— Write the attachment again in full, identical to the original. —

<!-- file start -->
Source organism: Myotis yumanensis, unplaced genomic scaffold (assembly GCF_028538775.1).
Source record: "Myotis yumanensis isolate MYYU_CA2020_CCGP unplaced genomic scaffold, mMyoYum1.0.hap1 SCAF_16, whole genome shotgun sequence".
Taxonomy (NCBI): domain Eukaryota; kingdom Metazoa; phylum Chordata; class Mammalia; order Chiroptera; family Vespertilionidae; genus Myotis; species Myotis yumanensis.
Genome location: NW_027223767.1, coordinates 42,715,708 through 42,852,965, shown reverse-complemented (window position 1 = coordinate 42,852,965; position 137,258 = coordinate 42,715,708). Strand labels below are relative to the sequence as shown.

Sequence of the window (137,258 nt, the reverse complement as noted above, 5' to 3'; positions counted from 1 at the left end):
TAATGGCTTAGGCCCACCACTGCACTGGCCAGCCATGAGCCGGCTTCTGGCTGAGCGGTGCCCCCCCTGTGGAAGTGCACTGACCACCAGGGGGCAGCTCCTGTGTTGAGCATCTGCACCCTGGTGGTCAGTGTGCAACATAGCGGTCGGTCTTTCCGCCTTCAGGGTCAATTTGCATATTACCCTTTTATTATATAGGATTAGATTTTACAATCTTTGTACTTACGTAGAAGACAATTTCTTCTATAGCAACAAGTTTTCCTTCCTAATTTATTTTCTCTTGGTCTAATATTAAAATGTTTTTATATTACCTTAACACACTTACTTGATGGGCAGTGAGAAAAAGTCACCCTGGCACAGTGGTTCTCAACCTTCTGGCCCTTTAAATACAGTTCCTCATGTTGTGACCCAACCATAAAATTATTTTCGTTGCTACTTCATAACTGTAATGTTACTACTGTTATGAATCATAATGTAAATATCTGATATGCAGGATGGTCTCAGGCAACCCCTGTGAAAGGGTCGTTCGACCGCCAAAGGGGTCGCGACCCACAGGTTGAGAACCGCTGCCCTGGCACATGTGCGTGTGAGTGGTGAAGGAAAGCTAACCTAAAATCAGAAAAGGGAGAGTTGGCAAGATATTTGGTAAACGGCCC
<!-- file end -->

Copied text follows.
Source organism: Myotis yumanensis, unplaced genomic scaffold (assembly GCF_028538775.1).
Source record: "Myotis yumanensis isolate MYYU_CA2020_CCGP unplaced genomic scaffold, mMyoYum1.0.hap1 SCAF_16, whole genome shotgun sequence".
Taxonomy (NCBI): domain Eukaryota; kingdom Metazoa; phylum Chordata; class Mammalia; order Chiroptera; family Vespertilionidae; genus Myotis; species Myotis yumanensis.
Genome location: NW_027223767.1, coordinates 42,715,708 through 42,852,965, shown reverse-complemented (window position 1 = coordinate 42,852,965; position 137,258 = coordinate 42,715,708). Strand labels below are relative to the sequence as shown.

Sequence of the window (137,258 nt, the reverse complement as noted above, 5' to 3'; positions counted from 1 at the left end):
TAATGGCTTAGGCCCACCACTGCACTGGCCAGCCATGAGCCGGCTTCTGGCTGAGCGGTGCCCCCCCTGTGGAAGTGCACTGACCACCAGGGGGCAGCTCCTGTGTTGAGCATCTGCACCCTGGTGGTCAGTGTGCAACATAGCGGTCGGTCTTTCCGCCTTCAGGGTCAATTTGCATATTACCCTTTTATTATATAGGATTAGATTTTACAATCTTTGTACTTACGTAGAAGACAATTTCTTCTATAGCAACAAGTTTTCCTTCCTAATTTATTTTCTCTTGGTCTAATATTAAAATGTTTTTATATTACCTTAACACACTTACTTGATGGGCAGTGAGAAAAAGTCACCCTGGCACAGTGGTTCTCAACCTTCTGGCCCTTTAAATACAGTTCCTCATGTTGTGACCCAACCATAAAATTATTTTCGTTGCTACTTCATAACTGTAATGTTACTACTGTTATGAATCATAATGTAAATATCTGATATGCAGGATGGTCTCAGGCAACCCCTGTGAAAGGGTCGTTCGACCGCCAAAGGGGTCGCGACCCACAGGTTGAGAACCGCTGCCCTGGCACATGTGCGTGTGAGTGGTGAAGGAAAGCTAACCTAAAATCAGAAAAGGGAGAGTTGGCAAGATATTTGGTAAACGGCCC